As subsequent events have shown, Kyiv as well as its Western backers in the governments of the United States, European Union and Canada never intended to implement Minsk-2. But this cannot be admitted or acknowledged. Instead, the Ukrainian and Western governments as well as their mainstream media outlets have obscured and confused the meaning and content of the agreement. They have deflected attention from Kyiv’s failure to implement it, accusing Russia of bearing equal or greater responsibility for the failure to implement the agreement, including violations of its ceasefire terms.
The claims against Russia are false. They also serve to obscure the simple fact that what is at play is Ukrainian territory, not Russian territory. Short of a military intervention into Ukrainian territory, the Russian government cannot compel a reluctant Ukrainian government and its Western backers to implement Minsk-2. Such an intervention has never been indicated by the Russian government, not for a second, the tidal wave of Western media obfuscation notwithstanding.
The latest instalment of media obfuscation of Minsk-2 is to make it ‘disappear’. A front-page article in Canada’s Globe and Mail on November 9 performs such an act. The article by a seasoned writer of the newspaper Steven Chase is titled, ‘Pressure builds on Trudeau government to launch Ukraine peacekeeping mission‘. The article makes zero mention of Minsk-2. ‘Poof’, ‘disappeared’, ‘gone’.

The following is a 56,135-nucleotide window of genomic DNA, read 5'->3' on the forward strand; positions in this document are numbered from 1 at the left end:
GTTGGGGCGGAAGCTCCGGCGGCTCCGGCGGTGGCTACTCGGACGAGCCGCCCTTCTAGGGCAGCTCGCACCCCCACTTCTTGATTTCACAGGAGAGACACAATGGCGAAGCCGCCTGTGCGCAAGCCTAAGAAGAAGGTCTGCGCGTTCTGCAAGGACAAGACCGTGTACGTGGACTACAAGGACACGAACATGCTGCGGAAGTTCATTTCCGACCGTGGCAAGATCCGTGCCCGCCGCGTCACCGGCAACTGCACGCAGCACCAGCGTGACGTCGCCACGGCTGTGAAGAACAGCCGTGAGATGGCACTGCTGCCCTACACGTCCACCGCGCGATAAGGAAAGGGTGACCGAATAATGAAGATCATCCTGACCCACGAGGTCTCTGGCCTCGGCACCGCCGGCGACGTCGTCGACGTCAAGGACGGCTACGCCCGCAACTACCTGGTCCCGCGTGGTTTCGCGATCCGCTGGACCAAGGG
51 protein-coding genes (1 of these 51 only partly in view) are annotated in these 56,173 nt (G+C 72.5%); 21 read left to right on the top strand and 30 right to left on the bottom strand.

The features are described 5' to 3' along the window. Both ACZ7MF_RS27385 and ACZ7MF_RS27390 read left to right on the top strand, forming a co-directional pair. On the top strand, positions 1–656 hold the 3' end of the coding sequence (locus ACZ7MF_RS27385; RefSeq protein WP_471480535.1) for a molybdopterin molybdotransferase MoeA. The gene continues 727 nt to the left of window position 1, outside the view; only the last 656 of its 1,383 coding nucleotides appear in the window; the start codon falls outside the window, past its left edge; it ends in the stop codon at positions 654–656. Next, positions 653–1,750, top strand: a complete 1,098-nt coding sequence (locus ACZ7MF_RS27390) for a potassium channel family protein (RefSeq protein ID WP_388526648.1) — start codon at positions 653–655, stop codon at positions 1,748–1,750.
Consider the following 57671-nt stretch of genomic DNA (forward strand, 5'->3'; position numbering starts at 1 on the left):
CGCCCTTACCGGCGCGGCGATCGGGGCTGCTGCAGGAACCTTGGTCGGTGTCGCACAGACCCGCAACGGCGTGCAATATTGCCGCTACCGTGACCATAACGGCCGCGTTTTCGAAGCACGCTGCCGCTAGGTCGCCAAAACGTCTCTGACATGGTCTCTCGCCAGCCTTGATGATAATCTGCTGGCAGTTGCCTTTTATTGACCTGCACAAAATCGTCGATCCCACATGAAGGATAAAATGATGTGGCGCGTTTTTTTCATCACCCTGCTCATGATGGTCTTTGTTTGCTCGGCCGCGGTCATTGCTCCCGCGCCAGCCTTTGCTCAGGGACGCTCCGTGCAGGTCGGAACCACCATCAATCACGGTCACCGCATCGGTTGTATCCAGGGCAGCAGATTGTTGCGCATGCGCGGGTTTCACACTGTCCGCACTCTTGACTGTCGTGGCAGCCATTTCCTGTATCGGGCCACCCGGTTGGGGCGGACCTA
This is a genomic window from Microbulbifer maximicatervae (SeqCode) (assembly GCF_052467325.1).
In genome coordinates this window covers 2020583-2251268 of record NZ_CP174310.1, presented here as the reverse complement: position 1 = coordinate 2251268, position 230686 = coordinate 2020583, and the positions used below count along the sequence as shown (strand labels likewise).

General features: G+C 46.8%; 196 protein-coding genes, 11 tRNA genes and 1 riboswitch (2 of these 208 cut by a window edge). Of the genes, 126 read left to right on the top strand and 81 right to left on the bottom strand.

The Toronto Star joined the disappearing act in a November 9 article by Ottawa bureau writer Tonda MaCharles. Writing of Foreign Minister Chrystia Freeland’s vain hope to have combat soldiers from Canada and its allies on the ground in eastern Ukraine (they are already there in a ‘training’ mission), she continued, “Canada’s commitment to regional security in Eastern Europe is further demonstrated by its leadership of a NATO battle group in Latvia…” According to this worn ideology (think invasion of Iraq in 2003, ‘war on terrorism’ following the September 2001 attack in New York City), ‘security’ comes from the barrel of a gun, not from promoting social and political rights.